The Oklahoma City Thunder aren't a big-market team that can lure high-priced free agents, so they have to rely on the draft to build their roster. Luckily, their general manager Sam Presti has been phenomenal on draft nights. After three weeks of the season, it looks like he's added to his impressive resume with the selection of Steven Adams in the 2013 NBA Draft.
Those are some of the picks that have panned out for the Oklahoma City Thunder, and Steven Adams is poised to be added to that list.
When the Pittsburgh product went off the board at the end of the lottery, many liked the fit with the Thunder but wondered when he would actually begin to contribute.
Many experts had labeled him as a raw project with high upside. Nine games into his NBA career, he's showing that his upside isn't so far into the future, and he's exceeded everybody's expectations—even those of his teammates.
It's only been three weeks, but Adams looks like one of the steals of the draft.
There is still a lot of room for development and he has experienced some growing pains along the way, but Adams is already the best center on the roster.
For a pick that was expected to only make a contribution in the future, he's become a valuable member of the rotation and a big part of the Thunder's playoff goals.
Two-way big men are a rare commodity in the NBA, and Adams can develop into that diamond in the rough. He has shown off a soft touch around the rim, the ability to run the floor well and good hands, which allow him to make tough catches and finish plays at the basket.
His offensive game will grow, but he's already a much better scorer than Kendrick Perkins. He looks more polished than Perkins, and the metrics from SynergySports support that notion.
|Steven Adams vs. Kendrick Perkins Points Per Play (PPP)|
|Player||Pick-and-Roll PPP||Cutter PPP||Offensive Rebound PPP||Transition PPP|
He's not yet a player that head coach Scott Brooks will call plays for, but Adams has been effective in transition and working off the playmaking abilities of Kevin Durant and Russell Westbrook.
Furthermore, he hasn't turned the ball over, which is usually a concern for rookies. He's only averaging 0.4 turnovers per game compared to 1.6 for Perkins despite playing similar minutes.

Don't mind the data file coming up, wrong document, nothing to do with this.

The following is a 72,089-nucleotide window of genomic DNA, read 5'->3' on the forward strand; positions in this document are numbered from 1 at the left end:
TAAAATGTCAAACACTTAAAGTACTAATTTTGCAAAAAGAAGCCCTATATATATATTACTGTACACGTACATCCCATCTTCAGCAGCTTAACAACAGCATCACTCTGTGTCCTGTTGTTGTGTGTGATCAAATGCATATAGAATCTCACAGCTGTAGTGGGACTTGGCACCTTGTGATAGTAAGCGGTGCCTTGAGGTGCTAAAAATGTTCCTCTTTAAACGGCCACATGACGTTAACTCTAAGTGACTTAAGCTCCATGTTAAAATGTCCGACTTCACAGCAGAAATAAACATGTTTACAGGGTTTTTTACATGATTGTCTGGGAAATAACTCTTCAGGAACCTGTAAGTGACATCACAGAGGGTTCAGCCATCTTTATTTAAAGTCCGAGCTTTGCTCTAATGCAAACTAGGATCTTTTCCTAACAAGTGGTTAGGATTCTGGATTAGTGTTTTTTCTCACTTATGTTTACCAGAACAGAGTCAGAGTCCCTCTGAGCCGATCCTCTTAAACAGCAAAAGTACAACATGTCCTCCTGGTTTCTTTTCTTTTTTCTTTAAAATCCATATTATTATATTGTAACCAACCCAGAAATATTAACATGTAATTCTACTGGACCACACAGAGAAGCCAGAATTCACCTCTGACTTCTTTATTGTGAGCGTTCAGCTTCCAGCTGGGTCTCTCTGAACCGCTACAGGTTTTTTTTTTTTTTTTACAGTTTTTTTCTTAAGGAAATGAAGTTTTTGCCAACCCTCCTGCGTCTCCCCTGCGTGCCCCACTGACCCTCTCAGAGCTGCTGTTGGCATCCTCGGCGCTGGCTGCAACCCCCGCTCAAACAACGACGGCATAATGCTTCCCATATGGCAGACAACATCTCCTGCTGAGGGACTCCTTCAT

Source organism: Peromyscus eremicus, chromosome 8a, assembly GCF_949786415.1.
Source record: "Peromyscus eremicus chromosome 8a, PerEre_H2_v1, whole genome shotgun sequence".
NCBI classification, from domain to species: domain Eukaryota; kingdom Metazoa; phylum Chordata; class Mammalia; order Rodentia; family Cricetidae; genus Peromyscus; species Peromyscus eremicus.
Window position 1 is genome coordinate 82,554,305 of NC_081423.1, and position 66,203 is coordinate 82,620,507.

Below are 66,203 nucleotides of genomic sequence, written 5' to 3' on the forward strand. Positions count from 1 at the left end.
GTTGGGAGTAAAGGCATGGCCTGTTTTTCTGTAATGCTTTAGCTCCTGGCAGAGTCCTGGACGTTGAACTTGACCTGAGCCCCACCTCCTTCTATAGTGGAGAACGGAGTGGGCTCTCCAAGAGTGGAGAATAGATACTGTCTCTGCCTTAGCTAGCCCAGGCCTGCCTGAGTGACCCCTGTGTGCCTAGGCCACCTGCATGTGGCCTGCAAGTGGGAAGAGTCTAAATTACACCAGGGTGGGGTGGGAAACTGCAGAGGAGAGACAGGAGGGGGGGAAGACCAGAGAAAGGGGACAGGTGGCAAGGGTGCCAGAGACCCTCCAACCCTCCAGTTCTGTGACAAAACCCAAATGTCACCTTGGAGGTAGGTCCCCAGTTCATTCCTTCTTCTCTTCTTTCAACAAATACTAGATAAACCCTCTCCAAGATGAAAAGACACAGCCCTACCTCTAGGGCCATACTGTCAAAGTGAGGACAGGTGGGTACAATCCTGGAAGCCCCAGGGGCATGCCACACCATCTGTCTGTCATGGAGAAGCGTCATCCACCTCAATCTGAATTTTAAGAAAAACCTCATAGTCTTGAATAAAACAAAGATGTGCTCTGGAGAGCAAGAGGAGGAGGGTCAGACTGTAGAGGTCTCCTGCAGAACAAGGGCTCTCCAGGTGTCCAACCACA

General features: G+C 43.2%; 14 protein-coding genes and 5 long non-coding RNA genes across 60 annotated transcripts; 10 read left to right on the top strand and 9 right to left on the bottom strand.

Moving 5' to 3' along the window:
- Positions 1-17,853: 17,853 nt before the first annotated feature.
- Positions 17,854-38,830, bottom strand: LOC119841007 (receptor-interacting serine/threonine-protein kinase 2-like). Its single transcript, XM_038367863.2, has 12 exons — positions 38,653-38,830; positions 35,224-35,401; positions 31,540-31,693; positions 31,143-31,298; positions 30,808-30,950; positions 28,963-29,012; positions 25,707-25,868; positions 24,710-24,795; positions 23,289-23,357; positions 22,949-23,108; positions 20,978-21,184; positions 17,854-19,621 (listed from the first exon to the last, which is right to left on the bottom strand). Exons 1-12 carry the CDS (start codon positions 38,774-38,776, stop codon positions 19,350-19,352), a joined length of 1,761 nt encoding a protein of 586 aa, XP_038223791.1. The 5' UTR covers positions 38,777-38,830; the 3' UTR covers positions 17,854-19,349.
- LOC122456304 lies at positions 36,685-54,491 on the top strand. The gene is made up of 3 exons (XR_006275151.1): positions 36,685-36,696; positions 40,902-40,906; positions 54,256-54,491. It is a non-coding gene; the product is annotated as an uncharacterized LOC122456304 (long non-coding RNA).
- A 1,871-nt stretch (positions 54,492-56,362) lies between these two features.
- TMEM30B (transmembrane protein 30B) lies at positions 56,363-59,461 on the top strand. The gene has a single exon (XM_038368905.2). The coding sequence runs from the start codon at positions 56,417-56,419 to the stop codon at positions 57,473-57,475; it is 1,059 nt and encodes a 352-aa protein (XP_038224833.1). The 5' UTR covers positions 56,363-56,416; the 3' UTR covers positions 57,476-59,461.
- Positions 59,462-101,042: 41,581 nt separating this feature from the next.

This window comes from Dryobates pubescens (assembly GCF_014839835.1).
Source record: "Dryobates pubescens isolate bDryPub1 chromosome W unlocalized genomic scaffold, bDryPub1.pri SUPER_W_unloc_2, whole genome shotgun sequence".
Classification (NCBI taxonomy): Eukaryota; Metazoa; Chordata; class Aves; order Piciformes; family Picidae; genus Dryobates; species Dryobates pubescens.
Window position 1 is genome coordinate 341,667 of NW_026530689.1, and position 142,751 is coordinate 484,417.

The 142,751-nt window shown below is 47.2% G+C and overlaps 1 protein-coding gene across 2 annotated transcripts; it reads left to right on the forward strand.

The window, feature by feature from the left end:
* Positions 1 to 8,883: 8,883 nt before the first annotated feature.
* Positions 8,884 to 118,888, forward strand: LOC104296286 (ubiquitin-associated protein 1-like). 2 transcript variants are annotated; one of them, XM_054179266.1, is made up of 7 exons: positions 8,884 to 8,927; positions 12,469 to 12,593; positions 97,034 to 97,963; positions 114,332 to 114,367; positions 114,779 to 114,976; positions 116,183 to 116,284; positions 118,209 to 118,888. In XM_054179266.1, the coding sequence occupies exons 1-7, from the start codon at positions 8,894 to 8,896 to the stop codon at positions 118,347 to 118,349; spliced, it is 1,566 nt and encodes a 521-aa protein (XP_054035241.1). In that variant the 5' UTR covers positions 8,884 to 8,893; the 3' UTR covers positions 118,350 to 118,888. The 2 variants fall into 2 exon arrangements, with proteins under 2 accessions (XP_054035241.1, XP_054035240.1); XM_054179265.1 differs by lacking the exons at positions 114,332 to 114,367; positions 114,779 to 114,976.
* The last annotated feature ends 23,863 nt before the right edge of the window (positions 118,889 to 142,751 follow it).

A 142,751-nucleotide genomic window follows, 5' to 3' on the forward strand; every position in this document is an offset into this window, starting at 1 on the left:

According to SynergySports, only 6.7 percent of Adams' plays end in a turnover, while that number jumps to 32.4 percent for Perkins.
What he does on the offensive end is a nice bonus for the Thunder, but the important thing for their future is how good he has looked on defense and on the glass.
When opponents try to post Adams up, they're shooting 28.6 percent from the floor and scoring 0.6 points per possession. Defense is Perkins' forte, but he's allowing 50 percent shooting and 1.14 points per possession on post ups.
It's not just the numbers either, as Adams passes the eye test. He's been physical and active on defense, giving the Thunder a spark on numerous occasions.
Additionally, Adams has been a good rebounder—especially in traffic. According to NBA.com, he's grabbing 68.1 percent of contested rebound opportunities, which is the third-best mark in the league for players averaging over 10 minutes per game.
His combination of scoring ability and rebounding led to an impressive outing against the Detroit Pistons when he recorded the first double-double from an OKC center in one-and-a-half years.
It's still very early in his career, but all the signs from Adams have been extremely promising. He hasn't had the minutes to put up impressive numbers like some of the other members of his draft class, but he's looked like one of the best rookies in this young NBA season.
He's already averaging more minutes than Perkins, so hopefully Coach Brooks will give him more opportunities to build chemistry with his teammates.
We won't be able to properly evaluate the draft class for another few years, but Adams could easily be the best player to come out of this draft.
An athletic 7-footer who is a physical presence in the paint on both sides of the floor?
He might not just be the steal of the draft. He could be the piece that gets OKC over the hump.